arr = swap(arr, lv, swap2);

v0 = {| v0 | v0 + 1 | v0 - 1|};
v1 = {| v1 | v1 + 1 | v1 - 1|};
v2 = {| v2 | v2 + 1 | v2 - 1|};
v3 = {| v3 | v3 + 1 | v3 - 1|};

lv = lv + ??;
}
}

assert(count <= N);
return;
}

## Traditional sketch with reference implementation

The traditional sketch technique involves writing a sketch and a reference implementation. For our reference implementation we can simply implement a bubble sort, which yields the desired result but violates the resource constraints.

int[n] specA(int[N] input){
int i,j,temp;

for(i=0;i<N;i++){
if(input[i]>=3)
input[i]=0;
}

for(i=0;i<N;i++){
for(j=i+1;j<N;j++){
if(input[i]>input[j]){
temp=input[j];
input[j]=input[i];
input[i]=temp;
}
}
}

return input;
}

Note that we'll have to change the return type of the sketch to be int[N] and return the array at the end.

## Sketching using postconditions

Instead of providing a reference implementation, we can also assert a sortedness postcondition. This is sufficient: we do not need to state that the resulting array is a permutation of the original array because we only use the swap function for updates.

for(int i = 0; i < N - 1; ++i) {
assert(arr[i+1]>=arr[i]);
}

This will yield analogous results to the case where we provided a reference implementation. We will declare an empty reference implementation as follows:

void dutch_flag(int[N] arr) {
return;
}

# Running

If we wanted to produce a sketch, a C++ output, and a C++ test file, we can run the following command:

sketch -fe-keep-asserts -fe-output-code -fe-output-test --bnd-inbits 2 workshop/dutch_flag.sk

The important flags here are -fe-keep-asserts, which makes sure the optimizations don't remove the asserts (in the version where we only sketch using post-conditions), and -bnd-inbits 2, which sets the bound on the input bits to 2.

# Actual solution

Upon running the program, we can discover the actual solution.

## Simplified simple solution code

The above sketch generate solution code can be simplified to get the following code. Lets have a bit closer inspection of the code. This interestingly conforms to the optimal algorithm.

The algorithm maintains two boundary variables v2 (for white boundary) and v3 (for blue boundary). The loop iterates until the loop variable lv becomes equal to the blue boundary v3. Inside the loop body, we have following three cases:

The currently inspected pebble is Red (0) : the red pebble is swapped with the pebble at the white boundary. In addition the white boundary and the loop variable are incremented.

The inspected pebble is White (1) : only the loop variable lv is incremented.

The inspected pebble is Blue (2) : firstly the blue boundary (v3) is decremented and then the blue pebble is swapped with the pebble on the blue boundary. Interestingly the loop variable is not incremented.

void dutch_flag_fn(int[N] arr)
{
int v2=0; int v3=0; int lv=0;

int count=0;

v2 = 0;  /* white boundary */
v3 = N;  /* blue boundary */
lv = 0;

while( lv < v3)
{
int curbucket = observe(arr, lv, count);
if (curbucket == 0) /* red pebble */
{
arr = swap(arr, lv, v2);
v2 = v2+1;
lv = lv+1;
}
else
{
if(curbucket == 1) /* white pebble */
{
lv = lv+1;
}
else
{
if(curbucket == 2) /* blue pebble */
{
v3 = v3-1;
arr = swap(arr, lv, v3);
lv = lv+0;
}
}
}
}
}

## Unmodified solution code

void dutch_flag_fn([int[4] arr_0]) implements dutch_flag
{
int[4] arr_1=arr_0;
int v2_2=4;
int v3_3=0;
int lv_4=0;
int count_5=0;
for(int i_6=0;(i_6)<(4);i_6 = (i_6)+(1))
{
if((arr_1[i_6])>(2))/*dutch_flag.sk:30*/
{
arr_1[i_6] = 0;
}
}
bit s_7=1;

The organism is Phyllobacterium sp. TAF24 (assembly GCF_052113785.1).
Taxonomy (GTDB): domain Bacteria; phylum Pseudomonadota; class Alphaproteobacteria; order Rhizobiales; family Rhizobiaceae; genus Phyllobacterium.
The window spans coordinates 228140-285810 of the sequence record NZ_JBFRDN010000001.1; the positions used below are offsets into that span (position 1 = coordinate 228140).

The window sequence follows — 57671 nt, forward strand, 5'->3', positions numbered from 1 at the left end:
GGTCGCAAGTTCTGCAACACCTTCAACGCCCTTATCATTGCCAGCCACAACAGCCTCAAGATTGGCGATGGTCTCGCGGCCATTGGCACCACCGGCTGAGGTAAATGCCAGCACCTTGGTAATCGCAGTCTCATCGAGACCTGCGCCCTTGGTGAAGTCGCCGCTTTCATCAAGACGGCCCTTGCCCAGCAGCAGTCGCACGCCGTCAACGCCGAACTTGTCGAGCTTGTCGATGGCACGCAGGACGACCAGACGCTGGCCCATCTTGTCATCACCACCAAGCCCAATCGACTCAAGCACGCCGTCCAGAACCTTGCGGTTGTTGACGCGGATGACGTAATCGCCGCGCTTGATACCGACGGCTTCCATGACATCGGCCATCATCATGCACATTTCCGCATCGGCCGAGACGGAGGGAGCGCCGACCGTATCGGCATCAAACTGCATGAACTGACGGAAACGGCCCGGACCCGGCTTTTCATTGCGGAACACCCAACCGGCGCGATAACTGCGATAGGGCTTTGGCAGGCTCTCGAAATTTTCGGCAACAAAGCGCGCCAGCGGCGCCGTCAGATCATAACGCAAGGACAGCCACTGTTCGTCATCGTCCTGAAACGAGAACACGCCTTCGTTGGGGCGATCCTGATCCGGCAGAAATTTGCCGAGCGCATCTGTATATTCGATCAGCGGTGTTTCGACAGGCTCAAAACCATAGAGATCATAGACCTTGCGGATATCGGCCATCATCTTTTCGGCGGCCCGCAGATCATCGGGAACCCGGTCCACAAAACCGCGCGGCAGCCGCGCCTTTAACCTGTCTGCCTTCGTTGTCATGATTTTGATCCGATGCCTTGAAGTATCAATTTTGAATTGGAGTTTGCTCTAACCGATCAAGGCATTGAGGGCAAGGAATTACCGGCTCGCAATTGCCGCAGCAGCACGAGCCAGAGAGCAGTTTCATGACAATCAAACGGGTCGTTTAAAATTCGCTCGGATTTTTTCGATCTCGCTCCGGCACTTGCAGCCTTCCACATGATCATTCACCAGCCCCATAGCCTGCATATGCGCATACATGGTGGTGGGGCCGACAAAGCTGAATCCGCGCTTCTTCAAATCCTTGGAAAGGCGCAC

while(s_7)
{
int s_8=0;
observe([arr_1, lv_4, count_5, s_8])
if((s_8)==(0))/*dutch_flag.sk:35*/
{
v2_2 = (v2_2)+(1);
v3_3 = v3_3;
int[4] s_9=0;
swap([arr_1, lv_4, v3_3, s_9])
arr_1 = s_9;
v2_2 = (v2_2)-(1);
v3_3 = (v3_3)+(1);
lv_4 = (lv_4)+(1);
}
else
{
if((s_8)==(1))/*dutch_flag.sk:50*/
{
v2_2 = (v2_2)-(1);
v3_3 = v3_3;
int[4] s_10=0;
swap([arr_1, lv_4, v3_3, s_10])
arr_1 = s_10;
v2_2 = (v2_2)+(1);
v3_3 = v3_3;
lv_4 = (lv_4)+(1);
}
else
{
if((s_8)==(2))/*dutch_flag.sk:65*/
{
v2_2 = (v2_2)-(1);
v3_3 = (v3_3)-(1);
int[4] s_11=0;
swap([arr_1, lv_4, v2_2, s_11])
arr_1 = s_11;
v2_2 = v2_2;
v3_3 = (v3_3)+(1);
lv_4 = (lv_4)+(0);
}
}
}
s_7 = (lv_4)<(v2_2);
}
assert ((count_5)<=(4));
for(int i_12=0;(i_12)<(3);i_12 = (i_12)+(1))
{
assert ((arr_1[(i_12)+(1)])>=(arr_1[i_12]));
}
}

# Extension of Dutch Flag Problem

We can extend the previous Dutch Flag problem to the case when more than one pebbles can be observed at the same time. All the previous constraints still applies. Let us consider the case of looking at two pebbles at a time. The problem now becomes a lot more interesting as several optimizations can be performed based on observing two pebbles.

For example in the above algorithm, whenever we see a blue pebble we swap the pebble with the pebble at the blue boundary. If the second pebble at the blue boundary we can see that there is no need to swap the two pebbles as both are blue in color. We can simply move the blue boundary without performing the swap operation. Similar interesting cases occur when the second ball is observed to be red and white respectively.

To solve this problem using sketch we can essentially take our previous sketch and let the solver deal the special case of trying to synthesize the program to handle the case when the two pebbles are blue. We enumerate the three cases of seeing a blue pebble and a red, a white and a blue pebble respectively. In the case of seeing the second blue pebble we comment the swap call to see if the synthesizer can synthesize a program that can avoid the swap call.

#define SWAP_AND_ADJUST       v2 = {| v2 | v2 + 1 | v2 - 1|}; v3 = {| v3 | v3 + 1 | v3 - 1|}; swap2 = {| lv | v0 | v1 | v2 | v3|}; arr = swap(arr, lv, swap2); v2 = {| v2 | v2 + 1 | v2 - 1|}; v3 = {| v3 | v3 + 1 | v3 - 1|}; lv = lv + ??;

void dutch_flag_fn(int[N] arr) implements dutch_flag
{
int v2=0; int v3=0; int lv=0;

int count=0;

v2 = 0;  /* white boundary */
v3 = N;  /* blue boundary */
lv = 0;

while( lv < v3)
{
int curbucket = observe(arr, lv, count);
if (curbucket == 0) /* red pebble */
{
arr = swap(arr, lv, v2);
v2 = v2+1;
lv = lv+1;
}
else
{
if(curbucket == 1) /* white pebble */
{
lv = lv+1;
}
else
{
if(curbucket == 2) /* blue pebble */
{
secondball = v3 - 1;

if(lv < {| v2 | v3 | secondball |}){ /*check at least two balls are left which can be observed */

secbucket = observe(arr, secondball, count);

if(secbucket == 0){

}
else if(secbucket == 1){

}
else if(secbucket == 2){
v2 = {| v2 | v2 + 1 | v2 - 1|};
v3 = {| v3 | v3 + 1 | v3 - 1|};

// swap2 = {| lv | v0 | v1 | v2 | v3|};
// arr = swap(arr, lv, swap2); /* comment swap function to see if this can be avoided */

v2 = {| v2 | v2 + 1 | v2 - 1|};
v3 = {| v3 | v3 + 1 | v3 - 1|};

lv = lv + ??;

}

}
else{

}

}
}
}
}
}

After running the solver, it indeed figures out that the swap call is not required in the case of two blue pebbles.

Updated